Dealing with a Day Off from School as an At-Home Parent
Parents who are home, whether as stay-at-home or work-at-home parents, typically have a daily routine that is based around the hours that their children are at school. While ideally, that schedule can often be flexible enough to accommodate scheduled days off and the occasional weather-related break, there are times when you just have things that need to get done without interruption and you can’t simply put them off until after bedtime. Finding ways for the kids to stay occupied while you check those all-important items off the to-do list is crucial. And do to so without the ever-present parent guilt? Even more important.
Here are some of my favorite ways to handle things if I have a work-at-home day or a big chore list around the house when they have a day off from school:
- Make it a “take your kid to work day” – Break out their homework, print out some practice sheets, or create an “important project” for them to complete. Set everyone up at the kitchen table and work side by side to get all your work in by deadline!
- Hire your older kids to babysit the younger ones – Since you’re there for safety issues, giving older elementary school age children the chance to earn a couple of dollars and get in a little practice at babysitting can be a huge help. Do take care to not do this with kids who are very close in age. The dynamic can be a little more than tense when you make an only slightly older child the “boss”.
- Trade off with another at-home parent – Talk to your friends and see who else is facing the same conundrum or who has the day free. Split the day in half with them, keeping their kids for the morning while they watch yours for the afternoon. Or offer to trade off for the next scheduled school break.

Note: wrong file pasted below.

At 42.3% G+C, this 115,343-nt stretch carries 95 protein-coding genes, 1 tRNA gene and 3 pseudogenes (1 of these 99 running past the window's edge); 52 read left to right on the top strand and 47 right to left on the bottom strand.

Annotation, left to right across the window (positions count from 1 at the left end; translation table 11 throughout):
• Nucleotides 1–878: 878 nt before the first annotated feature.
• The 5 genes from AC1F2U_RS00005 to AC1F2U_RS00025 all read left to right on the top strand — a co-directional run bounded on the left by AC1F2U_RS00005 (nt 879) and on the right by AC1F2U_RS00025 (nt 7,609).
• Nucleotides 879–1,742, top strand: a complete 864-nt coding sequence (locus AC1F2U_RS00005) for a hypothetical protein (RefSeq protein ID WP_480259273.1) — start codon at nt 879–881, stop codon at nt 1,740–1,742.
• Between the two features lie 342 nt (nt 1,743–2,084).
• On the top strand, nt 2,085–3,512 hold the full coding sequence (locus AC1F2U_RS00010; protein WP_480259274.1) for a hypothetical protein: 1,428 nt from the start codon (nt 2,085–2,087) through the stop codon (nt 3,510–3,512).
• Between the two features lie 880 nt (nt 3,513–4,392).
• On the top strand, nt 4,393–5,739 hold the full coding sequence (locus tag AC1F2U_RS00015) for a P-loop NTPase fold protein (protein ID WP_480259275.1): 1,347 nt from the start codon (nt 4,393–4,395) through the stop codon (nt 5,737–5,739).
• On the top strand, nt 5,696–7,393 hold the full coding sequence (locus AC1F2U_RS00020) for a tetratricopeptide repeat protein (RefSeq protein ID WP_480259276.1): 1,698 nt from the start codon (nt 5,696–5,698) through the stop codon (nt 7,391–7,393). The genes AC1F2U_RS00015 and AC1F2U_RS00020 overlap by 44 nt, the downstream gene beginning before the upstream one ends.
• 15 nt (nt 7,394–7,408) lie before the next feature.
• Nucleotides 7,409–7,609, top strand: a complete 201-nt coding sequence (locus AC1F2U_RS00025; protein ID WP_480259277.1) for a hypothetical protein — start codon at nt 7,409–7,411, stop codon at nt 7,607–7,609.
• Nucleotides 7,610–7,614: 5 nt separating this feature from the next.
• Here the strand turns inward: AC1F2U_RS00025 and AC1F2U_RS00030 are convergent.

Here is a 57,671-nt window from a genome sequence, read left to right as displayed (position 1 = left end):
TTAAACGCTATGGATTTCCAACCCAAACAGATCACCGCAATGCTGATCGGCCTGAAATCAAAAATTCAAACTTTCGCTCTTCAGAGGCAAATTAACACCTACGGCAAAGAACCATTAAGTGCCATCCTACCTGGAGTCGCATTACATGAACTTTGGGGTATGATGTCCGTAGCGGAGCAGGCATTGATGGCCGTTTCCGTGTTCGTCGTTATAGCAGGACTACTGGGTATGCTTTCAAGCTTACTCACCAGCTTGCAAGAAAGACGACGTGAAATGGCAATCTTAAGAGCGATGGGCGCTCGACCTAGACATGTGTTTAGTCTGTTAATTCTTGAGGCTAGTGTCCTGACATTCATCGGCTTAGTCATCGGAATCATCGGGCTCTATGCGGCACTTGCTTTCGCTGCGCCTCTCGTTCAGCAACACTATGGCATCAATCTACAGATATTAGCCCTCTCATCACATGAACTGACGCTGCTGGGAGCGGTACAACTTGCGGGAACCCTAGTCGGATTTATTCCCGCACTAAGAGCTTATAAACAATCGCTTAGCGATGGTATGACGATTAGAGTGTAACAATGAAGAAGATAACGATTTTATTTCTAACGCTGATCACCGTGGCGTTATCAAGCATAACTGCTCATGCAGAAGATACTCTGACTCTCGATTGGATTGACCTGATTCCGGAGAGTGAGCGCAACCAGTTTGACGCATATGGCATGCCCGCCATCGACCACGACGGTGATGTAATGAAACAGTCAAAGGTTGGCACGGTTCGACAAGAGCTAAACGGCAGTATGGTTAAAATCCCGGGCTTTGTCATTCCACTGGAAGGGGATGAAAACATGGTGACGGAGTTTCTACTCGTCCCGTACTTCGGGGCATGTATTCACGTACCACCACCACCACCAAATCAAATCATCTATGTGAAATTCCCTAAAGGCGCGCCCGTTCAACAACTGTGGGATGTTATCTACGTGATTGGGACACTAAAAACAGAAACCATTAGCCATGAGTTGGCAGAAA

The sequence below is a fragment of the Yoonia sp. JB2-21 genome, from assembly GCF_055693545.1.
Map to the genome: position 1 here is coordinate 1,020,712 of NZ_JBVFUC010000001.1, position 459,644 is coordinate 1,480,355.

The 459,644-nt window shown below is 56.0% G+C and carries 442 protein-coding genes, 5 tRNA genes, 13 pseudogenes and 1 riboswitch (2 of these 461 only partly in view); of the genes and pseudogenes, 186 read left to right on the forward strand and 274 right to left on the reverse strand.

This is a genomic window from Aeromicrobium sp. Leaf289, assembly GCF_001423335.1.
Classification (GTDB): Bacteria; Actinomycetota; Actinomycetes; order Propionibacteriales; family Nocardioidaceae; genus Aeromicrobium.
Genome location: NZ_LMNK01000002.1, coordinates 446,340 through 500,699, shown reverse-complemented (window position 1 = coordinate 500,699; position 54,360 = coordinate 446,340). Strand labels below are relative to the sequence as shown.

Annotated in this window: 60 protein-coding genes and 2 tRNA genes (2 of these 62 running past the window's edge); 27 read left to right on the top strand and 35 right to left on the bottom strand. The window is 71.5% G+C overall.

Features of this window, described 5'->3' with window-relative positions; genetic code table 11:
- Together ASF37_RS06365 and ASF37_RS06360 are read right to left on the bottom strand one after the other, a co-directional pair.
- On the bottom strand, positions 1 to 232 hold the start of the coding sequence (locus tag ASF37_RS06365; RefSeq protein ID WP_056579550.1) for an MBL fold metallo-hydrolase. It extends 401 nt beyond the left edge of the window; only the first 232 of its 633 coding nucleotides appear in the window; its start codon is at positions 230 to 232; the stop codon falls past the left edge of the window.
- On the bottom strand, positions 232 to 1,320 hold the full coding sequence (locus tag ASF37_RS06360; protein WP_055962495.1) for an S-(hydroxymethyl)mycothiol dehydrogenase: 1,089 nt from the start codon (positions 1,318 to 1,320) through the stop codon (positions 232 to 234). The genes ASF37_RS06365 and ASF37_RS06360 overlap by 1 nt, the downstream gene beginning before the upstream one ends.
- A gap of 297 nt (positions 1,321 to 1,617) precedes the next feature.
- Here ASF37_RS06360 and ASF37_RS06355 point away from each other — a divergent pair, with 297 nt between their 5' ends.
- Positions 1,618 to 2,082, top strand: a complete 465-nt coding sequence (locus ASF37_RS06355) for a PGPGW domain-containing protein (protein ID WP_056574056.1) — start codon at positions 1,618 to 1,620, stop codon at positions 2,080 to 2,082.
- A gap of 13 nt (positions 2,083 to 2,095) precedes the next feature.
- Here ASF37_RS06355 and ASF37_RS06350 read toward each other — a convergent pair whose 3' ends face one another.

- Create an hour on/hour off schedule – Split your time between focusing on your task list and spending time with the kids. Make it clear that when the clock hits a certain time or when you are able to finish a certain task, you can stop and play a board game, video game, or do a craft project with them for awhile. They may need reminders, but with a plan, the interruptions will hopefully be minimal.
- Split up your to-do list with the kids – If part of your must-dos are chores around the house that the kids can complete, recruit their help. They can knock off some of the smaller chores, while you take care of the more difficult things. Everything will get done a little faster and you’ll be able to enjoy more time together.
- Bring out something new – Hold aside a new board game, craft project, toy, or book just for days like this. Having something new to do can keep them occupied and entertained. You can even have a special box of “day off” toys, games, and activities to break out only on in-service days or when kids are home for inclement weather.
- If all else fails, resort to bribery – Sometimes even the best laid plans can be a tremendous fail and there is no shame in admitting “defeat”. Offering extra screen time, a special treat after all your work is done, or something else small that they’ve been asking for can be just what a desperate day needs to stay productive.
While it can be a rough thing to have to split your day between kids and work at the same time, there are ways to still get things done. What are some of your best suggestions for dealing with a day off from school?